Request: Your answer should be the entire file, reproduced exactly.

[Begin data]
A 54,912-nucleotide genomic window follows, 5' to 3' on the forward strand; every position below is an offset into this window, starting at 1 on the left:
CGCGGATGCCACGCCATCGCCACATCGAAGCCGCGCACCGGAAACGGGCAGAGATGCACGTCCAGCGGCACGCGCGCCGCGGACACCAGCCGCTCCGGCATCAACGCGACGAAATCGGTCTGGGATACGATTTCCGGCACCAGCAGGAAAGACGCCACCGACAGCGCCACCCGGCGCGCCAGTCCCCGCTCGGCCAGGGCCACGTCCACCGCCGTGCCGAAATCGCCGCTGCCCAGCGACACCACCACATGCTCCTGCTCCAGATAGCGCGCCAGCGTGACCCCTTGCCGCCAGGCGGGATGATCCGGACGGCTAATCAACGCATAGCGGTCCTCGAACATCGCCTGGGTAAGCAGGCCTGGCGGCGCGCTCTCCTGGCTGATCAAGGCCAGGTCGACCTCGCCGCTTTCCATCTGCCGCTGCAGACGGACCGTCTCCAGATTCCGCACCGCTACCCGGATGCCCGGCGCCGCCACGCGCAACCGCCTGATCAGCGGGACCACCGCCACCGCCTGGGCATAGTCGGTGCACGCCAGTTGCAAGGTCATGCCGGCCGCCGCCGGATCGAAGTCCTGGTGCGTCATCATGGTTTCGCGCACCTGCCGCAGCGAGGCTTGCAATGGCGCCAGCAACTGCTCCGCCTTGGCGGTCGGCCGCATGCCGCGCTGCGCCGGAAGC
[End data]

A 54,912-nucleotide genomic window follows, 5' to 3' on the forward strand; every position below is an offset into this window, starting at 1 on the left:
CGCGGATGCCACGCCATCGCCACATCGAAGCCGCGCACCGGAAACGGGCAGAGATGCACGTCCAGCGGCACGCGCGCCGCGGACACCAGCCGCTCCGGCATCAACGCGACGAAATCGGTCTGGGATACGATTTCCGGCACCAGCAGGAAAGACGCCACCGACAGCGCCACCCGGCGCGCCAGTCCCCGCTCGGCCAGGGCCACGTCCACCGCCGTGCCGAAATCGCCGCTGCCCAGCGACACCACCACATGCTCCTGCTCCAGATAGCGCGCCAGCGTGACCCCTTGCCGCCAGGCGGGATGATCCGGACGGCTAATCAACGCATAGCGGTCCTCGAACATCGCCTGGGTAAGCAGGCCTGGCGGCGCGCTCTCCTGGCTGATCAAGGCCAGGTCGACCTCGCCGCTTTCCATCTGCCGCTGCAGACGGACCGTCTCCAGATTCCGCACCGCTACCCGGATGCCCGGCGCCGCCACGCGCAACCGCCTGATCAGCGGGACCACCGCCACCGCCTGGGCATAGTCGGTGCACGCCAGTTGCAAGGTCATGCCGGCCGCCGCCGGATCGAAGTCCTGGTGCGTCATCATGGTTTCGCGCACCTGCCGCAGCGAGGCTTGCAATGGCGCCAGCAACTGCTCCGCCTTGGCGGTCGGCCGCATGCCGCGCTGCGCCGGAAGC